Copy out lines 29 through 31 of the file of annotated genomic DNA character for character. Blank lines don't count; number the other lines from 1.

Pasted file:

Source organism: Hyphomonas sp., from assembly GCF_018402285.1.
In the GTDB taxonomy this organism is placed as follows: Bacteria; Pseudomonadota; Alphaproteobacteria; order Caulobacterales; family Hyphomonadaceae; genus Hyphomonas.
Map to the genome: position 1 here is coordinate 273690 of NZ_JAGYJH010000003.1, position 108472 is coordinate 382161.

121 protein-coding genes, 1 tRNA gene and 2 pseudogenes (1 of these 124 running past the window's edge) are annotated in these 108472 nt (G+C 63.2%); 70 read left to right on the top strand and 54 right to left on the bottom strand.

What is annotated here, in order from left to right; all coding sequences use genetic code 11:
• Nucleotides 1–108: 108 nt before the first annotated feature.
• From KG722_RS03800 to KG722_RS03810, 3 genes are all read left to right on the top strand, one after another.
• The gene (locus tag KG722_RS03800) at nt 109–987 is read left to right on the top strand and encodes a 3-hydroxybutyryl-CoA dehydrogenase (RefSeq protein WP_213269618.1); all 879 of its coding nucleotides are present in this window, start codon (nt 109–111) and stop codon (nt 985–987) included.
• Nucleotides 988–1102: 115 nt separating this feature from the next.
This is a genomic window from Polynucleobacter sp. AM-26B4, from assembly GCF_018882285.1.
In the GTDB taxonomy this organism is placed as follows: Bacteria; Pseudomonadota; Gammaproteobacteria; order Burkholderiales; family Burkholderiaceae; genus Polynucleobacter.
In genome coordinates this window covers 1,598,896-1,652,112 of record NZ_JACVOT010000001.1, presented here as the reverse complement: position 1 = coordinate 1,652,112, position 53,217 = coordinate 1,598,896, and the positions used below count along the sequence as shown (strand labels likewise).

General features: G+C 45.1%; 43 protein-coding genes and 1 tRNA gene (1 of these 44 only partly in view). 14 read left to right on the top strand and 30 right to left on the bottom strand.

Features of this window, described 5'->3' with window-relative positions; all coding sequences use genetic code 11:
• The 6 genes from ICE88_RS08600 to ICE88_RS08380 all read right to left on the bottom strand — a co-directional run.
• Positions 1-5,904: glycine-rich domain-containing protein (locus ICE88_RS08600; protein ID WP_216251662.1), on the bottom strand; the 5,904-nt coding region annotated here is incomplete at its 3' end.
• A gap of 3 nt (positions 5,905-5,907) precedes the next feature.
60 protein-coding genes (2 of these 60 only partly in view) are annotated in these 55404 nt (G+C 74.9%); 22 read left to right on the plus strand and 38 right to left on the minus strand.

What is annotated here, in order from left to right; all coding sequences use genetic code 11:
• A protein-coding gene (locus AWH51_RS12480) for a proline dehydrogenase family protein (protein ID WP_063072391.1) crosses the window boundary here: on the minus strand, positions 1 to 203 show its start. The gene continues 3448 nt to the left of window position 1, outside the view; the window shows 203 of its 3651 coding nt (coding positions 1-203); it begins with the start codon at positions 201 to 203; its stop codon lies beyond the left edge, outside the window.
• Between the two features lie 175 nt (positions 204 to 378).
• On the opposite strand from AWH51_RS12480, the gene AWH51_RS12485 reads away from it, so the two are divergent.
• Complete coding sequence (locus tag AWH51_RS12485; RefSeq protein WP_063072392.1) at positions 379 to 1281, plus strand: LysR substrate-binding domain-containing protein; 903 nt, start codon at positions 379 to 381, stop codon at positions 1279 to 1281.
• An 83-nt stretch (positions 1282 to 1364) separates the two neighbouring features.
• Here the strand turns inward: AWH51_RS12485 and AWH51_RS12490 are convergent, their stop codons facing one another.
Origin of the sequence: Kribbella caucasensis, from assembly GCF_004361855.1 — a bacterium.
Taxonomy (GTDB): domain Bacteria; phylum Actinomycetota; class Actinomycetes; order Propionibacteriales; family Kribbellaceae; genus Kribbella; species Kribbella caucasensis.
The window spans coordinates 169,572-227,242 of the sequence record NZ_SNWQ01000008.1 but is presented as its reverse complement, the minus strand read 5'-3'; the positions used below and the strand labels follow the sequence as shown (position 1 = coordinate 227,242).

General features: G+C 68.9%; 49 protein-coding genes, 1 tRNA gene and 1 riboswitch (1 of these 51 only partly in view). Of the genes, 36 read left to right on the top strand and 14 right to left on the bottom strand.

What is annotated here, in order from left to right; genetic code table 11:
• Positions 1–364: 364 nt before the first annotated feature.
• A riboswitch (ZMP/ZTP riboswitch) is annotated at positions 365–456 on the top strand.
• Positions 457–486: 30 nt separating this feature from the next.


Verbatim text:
General features: G+C 68.9%; 49 protein-coding genes, 1 tRNA gene and 1 riboswitch (1 of these 51 only partly in view). Of the genes, 36 read left to right on the top strand and 14 right to left on the bottom strand.

What is annotated here, in order from left to right; genetic code table 11:
• Positions 1–364: 364 nt before the first annotated feature.